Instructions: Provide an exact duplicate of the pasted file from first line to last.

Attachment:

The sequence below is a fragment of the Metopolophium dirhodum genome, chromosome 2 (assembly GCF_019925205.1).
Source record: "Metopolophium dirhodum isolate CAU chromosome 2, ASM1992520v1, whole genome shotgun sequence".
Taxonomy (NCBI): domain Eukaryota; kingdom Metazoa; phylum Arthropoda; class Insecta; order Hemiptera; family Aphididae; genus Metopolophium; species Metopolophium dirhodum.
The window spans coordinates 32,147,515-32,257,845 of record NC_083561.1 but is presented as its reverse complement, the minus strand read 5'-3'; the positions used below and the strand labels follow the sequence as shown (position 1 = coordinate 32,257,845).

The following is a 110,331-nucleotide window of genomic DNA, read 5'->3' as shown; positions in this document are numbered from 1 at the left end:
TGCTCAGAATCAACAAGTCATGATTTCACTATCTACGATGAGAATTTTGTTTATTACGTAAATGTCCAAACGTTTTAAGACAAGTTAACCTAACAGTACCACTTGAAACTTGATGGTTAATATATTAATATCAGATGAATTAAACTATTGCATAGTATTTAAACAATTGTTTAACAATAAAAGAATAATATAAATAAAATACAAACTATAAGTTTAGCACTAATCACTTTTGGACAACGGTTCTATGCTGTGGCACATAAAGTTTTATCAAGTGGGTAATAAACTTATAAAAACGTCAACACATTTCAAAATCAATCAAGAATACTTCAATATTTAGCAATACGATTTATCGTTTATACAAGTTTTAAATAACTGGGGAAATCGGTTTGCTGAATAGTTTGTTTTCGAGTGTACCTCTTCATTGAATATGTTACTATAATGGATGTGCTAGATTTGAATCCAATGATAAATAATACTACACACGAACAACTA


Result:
The sequence below is a fragment of the Metopolophium dirhodum genome, chromosome 2 (assembly GCF_019925205.1).
Source record: "Metopolophium dirhodum isolate CAU chromosome 2, ASM1992520v1, whole genome shotgun sequence".
Taxonomy (NCBI): domain Eukaryota; kingdom Metazoa; phylum Arthropoda; class Insecta; order Hemiptera; family Aphididae; genus Metopolophium; species Metopolophium dirhodum.
The window spans coordinates 32,147,515-32,257,845 of record NC_083561.1 but is presented as its reverse complement, the minus strand read 5'-3'; the positions used below and the strand labels follow the sequence as shown (position 1 = coordinate 32,257,845).

The following is a 110,331-nucleotide window of genomic DNA, read 5'->3' as shown; positions in this document are numbered from 1 at the left end:
TGCTCAGAATCAACAAGTCATGATTTCACTATCTACGATGAGAATTTTGTTTATTACGTAAATGTCCAAACGTTTTAAGACAAGTTAACCTAACAGTACCACTTGAAACTTGATGGTTAATATATTAATATCAGATGAATTAAACTATTGCATAGTATTTAAACAATTGTTTAACAATAAAAGAATAATATAAATAAAATACAAACTATAAGTTTAGCACTAATCACTTTTGGACAACGGTTCTATGCTGTGGCACATAAAGTTTTATCAAGTGGGTAATAAACTTATAAAAACGTCAACACATTTCAAAATCAATCAAGAATACTTCAATATTTAGCAATACGATTTATCGTTTATACAAGTTTTAAATAACTGGGGAAATCGGTTTGCTGAATAGTTTGTTTTCGAGTGTACCTCTTCATTGAATATGTTACTATAATGGATGTGCTAGATTTGAATCCAATGATAAATAATACTACACACGAACAACTA